I have been AWOL from Our Kitchen for some months; I was on holiday in September, but I promise this recipe makes up for my absenteeism.
I want to talk about kimchi/ kimchee/gimchi (김치) – this traditional Korean dish of fermented vegetables is set to trend massively in 2015 and I wanted to be a part of it.
I started researching before I went away last month, but just like lasagne; everyone has ‘the best recipe’ …..Thankfully my friend Sung was on hand to provide lots of inspiration and assistance. I started the kimchi process earlier in the week and it is currently fermenting while I type.
Traditional preparation of kimchi saw it ferment underground in jars for months. I am too impatient to wait that long (although I may well stick one jar in the ground next time I make a batch of kimchi – for comparisons sake).
Before the invention of the kimchi refrigerator, each season saw a different type of kimchi born; Winter saw the biggest varieties of kimchi available – having been prepared at the start of the season in preparation for the long winter months. Autumn sees the ‘whole’ cabbage kimchi prepared – by stuffing a paste between the leaves of the cabbage. Spring gives way to fresh kimchi – using pot herbs and vegetables which is consumed fresh, with no fermentation required, and finally Summer; where radishes and cucumbers along with other vegetables are in abundance – turned into kimchi which is often complimented with dried chilli peppers.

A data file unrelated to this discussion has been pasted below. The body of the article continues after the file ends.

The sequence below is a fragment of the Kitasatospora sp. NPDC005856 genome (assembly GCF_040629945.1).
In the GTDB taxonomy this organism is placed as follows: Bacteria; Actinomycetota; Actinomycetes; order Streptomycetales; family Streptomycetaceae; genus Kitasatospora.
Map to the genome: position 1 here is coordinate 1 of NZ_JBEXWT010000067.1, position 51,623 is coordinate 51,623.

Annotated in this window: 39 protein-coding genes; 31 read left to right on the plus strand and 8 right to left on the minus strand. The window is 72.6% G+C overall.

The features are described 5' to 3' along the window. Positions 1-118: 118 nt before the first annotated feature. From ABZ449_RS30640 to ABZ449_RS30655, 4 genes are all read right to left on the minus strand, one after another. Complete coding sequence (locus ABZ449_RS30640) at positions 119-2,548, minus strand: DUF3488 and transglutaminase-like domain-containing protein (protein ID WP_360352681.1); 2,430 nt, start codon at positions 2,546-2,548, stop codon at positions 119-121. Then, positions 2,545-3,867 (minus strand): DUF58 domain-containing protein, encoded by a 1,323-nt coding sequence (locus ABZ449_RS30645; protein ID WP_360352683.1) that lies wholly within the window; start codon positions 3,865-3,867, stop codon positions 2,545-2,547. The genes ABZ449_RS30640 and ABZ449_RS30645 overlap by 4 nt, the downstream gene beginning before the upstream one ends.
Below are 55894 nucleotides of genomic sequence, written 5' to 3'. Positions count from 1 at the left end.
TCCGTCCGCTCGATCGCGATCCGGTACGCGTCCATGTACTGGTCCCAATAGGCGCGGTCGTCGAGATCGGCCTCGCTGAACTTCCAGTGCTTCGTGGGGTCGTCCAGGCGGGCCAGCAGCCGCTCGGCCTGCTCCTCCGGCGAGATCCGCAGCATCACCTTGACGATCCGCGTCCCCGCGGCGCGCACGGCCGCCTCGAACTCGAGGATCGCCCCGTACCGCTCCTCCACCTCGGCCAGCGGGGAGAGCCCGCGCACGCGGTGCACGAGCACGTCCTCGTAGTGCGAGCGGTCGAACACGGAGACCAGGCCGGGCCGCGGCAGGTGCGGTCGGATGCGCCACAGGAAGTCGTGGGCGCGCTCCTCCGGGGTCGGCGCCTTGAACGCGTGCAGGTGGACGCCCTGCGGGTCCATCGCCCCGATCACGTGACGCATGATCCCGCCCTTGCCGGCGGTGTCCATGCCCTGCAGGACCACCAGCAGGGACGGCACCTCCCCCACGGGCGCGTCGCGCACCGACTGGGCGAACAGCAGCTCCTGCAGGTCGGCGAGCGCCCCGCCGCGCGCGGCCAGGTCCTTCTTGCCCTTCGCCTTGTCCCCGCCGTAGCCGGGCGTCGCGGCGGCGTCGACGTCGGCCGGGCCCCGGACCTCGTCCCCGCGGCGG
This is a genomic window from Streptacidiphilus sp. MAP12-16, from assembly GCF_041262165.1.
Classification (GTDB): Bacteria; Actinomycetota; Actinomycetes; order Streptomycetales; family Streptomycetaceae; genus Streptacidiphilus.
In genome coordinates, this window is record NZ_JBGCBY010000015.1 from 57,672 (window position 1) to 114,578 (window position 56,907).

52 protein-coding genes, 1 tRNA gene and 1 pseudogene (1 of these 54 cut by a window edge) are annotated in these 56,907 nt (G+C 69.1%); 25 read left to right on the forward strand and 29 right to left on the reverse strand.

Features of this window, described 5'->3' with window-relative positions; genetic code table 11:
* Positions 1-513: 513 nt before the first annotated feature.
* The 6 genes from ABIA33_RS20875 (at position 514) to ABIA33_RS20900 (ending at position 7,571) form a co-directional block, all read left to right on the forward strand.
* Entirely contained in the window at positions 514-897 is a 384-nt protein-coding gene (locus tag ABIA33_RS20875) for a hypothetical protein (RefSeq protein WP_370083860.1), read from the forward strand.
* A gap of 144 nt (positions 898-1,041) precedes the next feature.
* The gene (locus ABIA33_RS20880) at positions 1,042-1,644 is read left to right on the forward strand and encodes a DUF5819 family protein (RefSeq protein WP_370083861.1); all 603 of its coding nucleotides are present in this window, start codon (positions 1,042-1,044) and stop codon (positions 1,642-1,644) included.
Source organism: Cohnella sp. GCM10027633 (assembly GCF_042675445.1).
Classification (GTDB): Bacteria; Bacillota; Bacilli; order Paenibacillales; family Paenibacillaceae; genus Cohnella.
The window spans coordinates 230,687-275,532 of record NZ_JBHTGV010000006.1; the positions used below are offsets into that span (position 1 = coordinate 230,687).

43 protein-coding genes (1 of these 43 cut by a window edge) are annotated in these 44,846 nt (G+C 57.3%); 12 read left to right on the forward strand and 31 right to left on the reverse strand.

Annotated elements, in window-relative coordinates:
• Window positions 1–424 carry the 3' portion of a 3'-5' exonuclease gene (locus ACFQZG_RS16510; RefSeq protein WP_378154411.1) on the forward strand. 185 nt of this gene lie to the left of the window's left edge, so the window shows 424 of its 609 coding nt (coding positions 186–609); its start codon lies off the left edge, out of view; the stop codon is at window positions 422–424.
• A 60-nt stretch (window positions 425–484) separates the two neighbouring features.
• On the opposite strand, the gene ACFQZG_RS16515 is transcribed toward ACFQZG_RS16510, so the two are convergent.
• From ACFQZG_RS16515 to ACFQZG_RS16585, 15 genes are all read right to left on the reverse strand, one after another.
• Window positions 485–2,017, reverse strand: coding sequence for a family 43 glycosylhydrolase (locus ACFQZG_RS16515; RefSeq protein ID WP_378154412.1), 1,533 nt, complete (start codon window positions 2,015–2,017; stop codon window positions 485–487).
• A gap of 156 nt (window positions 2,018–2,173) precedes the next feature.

It is the summer season which my kimchi most identifies with; – ( 양배추김치 Yangbeachu kimchi – translates as summer kimchi) I love radishes; their texture and colour adds so much to a dish, which is only furthered by their nice peppery flavour as you bite into them.
I also decided to omit the fish sauce which seems popular in many of the recipes, as I didn’t want my kimchi to be overwhelmed with that flavour – I wanted to retain the spicy sourness which is how this dish is often described.
To accompany my kimchi, I also made BoSsam (보쌈), on Sung’s recommendation – 2 weeks ago I had never heard this word spoken. Now it is literally ALL.I.WANT.TO EAT. This pork belly dish is also a traditional Korean meal, which has two key stages. The first involves boiling the pork belly in a cooking broth, while step two involves covering it in a special rub and grilling it- Recipe to follow soon.
I would like to quickly thank my friend Sung for his help with this post and his patience while I tried to work out which Korean characters best described my dish – Thanks so much Sung!